Ana Paula ZACARIAS has been appointed as Head of the EU Delegation to Colombia. She is currently serving as Head of the EU Delegation in Brazil.
Jernej VIDETIČ has been appointed as Head of the EU Delegation to Guyana. He is currently serving as Head of the Department for International Development Cooperation Policies in his Ministry. He was formerly the Slovenian Ambassador to Montenegro.
Vincent DEGERT has been appointed as Head of the EU Delegation to Haiti. He is currently serving as Head of Russia Division in the EEAS. He was formerly Head of the EU Delegations in Serbia and in Croatia.
Tomasz KOZLOWSKI has been appointed as Head of the EU Delegation to India and Bhutan. He is currently serving as Head of the EU Delegation in South Korea.
Andrea Matteo FONTANA has been appointed as Head of the EU Delegation to Jordan. He is currently serving as Head of Unit in charge of Geographic Coordination for Neighbourhood East in the European Commission. He previously served in the Delegations in Syria and Russia.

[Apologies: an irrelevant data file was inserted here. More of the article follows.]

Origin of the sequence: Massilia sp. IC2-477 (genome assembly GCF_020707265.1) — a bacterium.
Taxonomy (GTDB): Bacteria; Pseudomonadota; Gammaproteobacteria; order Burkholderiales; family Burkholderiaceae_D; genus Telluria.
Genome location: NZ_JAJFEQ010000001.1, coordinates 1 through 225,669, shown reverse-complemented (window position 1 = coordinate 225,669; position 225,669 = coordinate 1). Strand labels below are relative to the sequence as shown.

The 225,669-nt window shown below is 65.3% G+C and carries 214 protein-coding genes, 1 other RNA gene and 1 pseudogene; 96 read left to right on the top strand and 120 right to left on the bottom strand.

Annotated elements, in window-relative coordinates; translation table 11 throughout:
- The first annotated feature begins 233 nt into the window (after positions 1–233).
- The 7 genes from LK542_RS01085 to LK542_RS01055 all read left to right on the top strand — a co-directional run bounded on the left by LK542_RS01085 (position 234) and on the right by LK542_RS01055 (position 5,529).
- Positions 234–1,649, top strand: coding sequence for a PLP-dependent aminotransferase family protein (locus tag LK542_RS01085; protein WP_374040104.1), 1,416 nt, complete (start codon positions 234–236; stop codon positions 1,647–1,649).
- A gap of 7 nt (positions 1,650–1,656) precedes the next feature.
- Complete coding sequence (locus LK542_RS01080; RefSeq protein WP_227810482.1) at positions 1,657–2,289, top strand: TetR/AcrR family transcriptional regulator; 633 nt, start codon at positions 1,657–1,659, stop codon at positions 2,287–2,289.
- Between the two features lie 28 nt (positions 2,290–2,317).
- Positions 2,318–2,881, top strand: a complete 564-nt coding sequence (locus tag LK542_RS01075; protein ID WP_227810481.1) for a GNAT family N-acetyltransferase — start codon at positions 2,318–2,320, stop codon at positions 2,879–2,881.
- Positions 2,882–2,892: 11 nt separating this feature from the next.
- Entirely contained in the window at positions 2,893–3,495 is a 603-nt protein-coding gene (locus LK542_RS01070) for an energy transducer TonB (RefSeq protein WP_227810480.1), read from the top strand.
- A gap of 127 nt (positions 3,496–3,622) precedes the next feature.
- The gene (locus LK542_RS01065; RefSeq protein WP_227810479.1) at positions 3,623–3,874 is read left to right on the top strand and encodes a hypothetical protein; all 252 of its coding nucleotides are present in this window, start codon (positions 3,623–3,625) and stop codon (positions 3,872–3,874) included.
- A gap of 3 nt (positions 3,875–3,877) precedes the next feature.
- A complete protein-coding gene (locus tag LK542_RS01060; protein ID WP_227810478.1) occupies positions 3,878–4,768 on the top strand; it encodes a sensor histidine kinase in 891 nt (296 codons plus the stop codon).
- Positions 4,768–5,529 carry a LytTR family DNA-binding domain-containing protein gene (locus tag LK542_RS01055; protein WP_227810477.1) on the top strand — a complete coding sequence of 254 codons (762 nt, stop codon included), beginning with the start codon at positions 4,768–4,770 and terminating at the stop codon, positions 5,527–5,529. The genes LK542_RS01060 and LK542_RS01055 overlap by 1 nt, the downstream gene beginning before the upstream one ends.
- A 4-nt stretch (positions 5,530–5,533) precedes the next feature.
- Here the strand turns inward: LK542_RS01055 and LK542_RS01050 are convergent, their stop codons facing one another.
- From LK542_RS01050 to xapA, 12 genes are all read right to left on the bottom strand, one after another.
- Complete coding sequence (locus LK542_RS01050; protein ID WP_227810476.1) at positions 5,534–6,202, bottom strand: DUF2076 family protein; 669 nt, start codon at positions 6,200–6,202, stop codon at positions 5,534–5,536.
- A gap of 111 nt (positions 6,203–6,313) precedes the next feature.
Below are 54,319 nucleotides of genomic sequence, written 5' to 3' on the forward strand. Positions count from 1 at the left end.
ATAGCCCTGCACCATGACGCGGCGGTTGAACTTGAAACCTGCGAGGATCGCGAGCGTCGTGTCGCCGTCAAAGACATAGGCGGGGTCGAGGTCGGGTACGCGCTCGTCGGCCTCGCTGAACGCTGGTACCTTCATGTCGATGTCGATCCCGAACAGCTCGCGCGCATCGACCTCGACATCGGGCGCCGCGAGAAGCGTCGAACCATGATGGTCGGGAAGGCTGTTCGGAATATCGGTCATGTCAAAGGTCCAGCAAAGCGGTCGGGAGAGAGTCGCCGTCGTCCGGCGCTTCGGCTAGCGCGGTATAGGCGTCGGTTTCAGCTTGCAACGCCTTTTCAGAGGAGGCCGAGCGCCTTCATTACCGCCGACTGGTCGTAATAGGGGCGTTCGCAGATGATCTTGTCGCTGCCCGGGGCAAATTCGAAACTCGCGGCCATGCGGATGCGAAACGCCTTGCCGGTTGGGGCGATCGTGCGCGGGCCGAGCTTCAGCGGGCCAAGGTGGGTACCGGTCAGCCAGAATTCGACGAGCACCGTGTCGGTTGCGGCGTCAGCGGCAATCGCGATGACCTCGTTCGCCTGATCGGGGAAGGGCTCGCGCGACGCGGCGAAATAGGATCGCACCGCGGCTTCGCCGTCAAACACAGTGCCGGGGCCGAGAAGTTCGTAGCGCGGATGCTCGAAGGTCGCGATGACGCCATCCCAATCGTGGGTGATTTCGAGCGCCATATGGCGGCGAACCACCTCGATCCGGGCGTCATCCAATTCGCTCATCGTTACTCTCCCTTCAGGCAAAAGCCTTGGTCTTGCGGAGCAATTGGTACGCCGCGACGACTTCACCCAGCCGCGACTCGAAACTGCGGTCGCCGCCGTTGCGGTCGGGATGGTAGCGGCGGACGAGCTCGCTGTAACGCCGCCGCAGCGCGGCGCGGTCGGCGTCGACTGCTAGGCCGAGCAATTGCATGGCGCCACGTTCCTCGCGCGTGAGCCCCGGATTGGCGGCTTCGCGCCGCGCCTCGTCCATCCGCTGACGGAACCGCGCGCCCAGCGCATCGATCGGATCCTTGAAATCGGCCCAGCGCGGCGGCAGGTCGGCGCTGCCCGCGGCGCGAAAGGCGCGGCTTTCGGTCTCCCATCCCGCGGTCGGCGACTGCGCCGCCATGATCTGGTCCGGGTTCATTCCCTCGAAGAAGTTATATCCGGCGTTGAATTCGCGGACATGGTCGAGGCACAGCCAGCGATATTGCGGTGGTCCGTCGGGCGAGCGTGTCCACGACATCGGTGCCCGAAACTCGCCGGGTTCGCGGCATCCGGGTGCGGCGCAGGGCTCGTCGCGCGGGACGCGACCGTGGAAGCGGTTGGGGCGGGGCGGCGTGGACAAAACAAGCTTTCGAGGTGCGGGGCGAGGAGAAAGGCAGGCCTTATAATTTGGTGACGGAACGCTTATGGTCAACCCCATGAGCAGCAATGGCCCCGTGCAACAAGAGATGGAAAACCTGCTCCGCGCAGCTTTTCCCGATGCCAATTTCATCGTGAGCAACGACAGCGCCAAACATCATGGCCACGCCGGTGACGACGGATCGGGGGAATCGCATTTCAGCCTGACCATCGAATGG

Iina Marjaana SALL has been appointed as Head of the EU Delegation to Mauritius. She is currently serving as Deputy Head of the EU Delegation in Kenya.
Ioannis GIOGKARAKIS-ARGYROPOULOS has been appointed as Head of the EU Delegation to Papua New Guinea. He is currently serving as Head of Unit in the European Commission, in the Innovation and Networks Executive Agency. He has previously served in the Delegations in Senegal, Ethiopia and Djibouti.
Franz JESSEN has been appointed as Head of the EU Delegation to Philippines. He is currently serving as Head of the EU Delegation in Vietnam.
Markus CORNARO has been appointed as Head of the EU Delegation to South Africa. He is currently serving as Deputy Director General for Development in the European Commission. He was formerly Head of the EU Delegation in Vietnam.
Roeland VAN DE GEER has been appointed as Head of the EU Delegation to Tanzania. He is currently serving as Head of the EU Delegation to South Africa.
Hansjoerg HABER has been appointed as Head of the EU Delegation to Turkey. He is currently serving as the German Ambassador to Egypt.
Patrizio FONDI has been appointed as Head of the EU Delegation to United Arab Emirates. He is currently serving as the Italian Ambassador to Jordan.